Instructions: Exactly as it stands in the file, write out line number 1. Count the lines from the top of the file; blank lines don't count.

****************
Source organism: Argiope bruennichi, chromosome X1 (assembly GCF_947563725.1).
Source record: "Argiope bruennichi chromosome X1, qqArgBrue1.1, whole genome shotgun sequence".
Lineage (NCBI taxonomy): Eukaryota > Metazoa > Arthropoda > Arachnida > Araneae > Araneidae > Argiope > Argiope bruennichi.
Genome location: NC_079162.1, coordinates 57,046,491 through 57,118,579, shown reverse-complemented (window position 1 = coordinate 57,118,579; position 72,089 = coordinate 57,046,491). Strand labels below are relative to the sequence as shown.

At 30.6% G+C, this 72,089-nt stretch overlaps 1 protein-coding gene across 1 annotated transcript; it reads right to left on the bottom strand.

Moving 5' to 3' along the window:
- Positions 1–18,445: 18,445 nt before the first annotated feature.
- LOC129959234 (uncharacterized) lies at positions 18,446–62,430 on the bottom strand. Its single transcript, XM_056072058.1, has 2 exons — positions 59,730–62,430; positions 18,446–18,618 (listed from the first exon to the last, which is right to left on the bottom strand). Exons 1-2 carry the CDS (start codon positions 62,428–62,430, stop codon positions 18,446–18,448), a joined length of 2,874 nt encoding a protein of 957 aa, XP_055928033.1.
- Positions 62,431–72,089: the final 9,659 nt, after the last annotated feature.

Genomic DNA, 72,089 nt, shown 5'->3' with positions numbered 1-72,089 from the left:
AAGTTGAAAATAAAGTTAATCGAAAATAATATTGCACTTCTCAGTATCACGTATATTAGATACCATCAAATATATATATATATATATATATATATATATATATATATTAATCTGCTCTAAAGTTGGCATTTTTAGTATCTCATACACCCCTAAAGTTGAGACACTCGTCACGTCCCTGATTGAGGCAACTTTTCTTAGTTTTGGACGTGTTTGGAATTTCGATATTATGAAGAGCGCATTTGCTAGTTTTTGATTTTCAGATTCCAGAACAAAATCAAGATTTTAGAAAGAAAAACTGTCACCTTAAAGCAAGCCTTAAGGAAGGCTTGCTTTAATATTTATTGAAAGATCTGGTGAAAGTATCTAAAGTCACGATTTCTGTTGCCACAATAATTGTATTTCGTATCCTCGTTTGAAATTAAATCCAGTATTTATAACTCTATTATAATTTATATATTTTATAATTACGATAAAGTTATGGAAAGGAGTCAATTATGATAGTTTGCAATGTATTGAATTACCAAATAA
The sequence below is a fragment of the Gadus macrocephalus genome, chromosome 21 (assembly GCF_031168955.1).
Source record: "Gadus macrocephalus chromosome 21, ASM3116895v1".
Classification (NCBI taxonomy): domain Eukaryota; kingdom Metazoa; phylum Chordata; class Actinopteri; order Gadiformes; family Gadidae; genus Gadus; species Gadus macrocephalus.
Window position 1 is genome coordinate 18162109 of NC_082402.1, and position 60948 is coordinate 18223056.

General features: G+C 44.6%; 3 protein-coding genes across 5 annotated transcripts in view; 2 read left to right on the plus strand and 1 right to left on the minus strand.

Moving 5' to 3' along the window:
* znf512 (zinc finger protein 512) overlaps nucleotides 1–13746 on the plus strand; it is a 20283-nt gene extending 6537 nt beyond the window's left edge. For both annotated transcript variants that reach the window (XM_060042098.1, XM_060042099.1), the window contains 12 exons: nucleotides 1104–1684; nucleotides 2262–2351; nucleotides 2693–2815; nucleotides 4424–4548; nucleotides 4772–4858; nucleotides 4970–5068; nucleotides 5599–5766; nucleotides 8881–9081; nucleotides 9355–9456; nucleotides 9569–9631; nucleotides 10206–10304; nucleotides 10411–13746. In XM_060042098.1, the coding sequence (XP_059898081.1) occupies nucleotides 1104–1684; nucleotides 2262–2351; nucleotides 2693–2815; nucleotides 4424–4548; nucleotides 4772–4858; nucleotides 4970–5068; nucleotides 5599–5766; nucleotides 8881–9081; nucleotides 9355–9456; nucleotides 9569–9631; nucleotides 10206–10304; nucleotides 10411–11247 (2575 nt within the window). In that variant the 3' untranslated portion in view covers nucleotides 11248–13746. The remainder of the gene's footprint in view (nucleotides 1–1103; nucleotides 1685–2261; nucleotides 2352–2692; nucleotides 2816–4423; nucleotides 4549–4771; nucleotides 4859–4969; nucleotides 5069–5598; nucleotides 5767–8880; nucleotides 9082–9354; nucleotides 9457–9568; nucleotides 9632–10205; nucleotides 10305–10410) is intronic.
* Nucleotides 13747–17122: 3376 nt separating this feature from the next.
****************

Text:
Source organism: Argiope bruennichi, chromosome X1 (assembly GCF_947563725.1).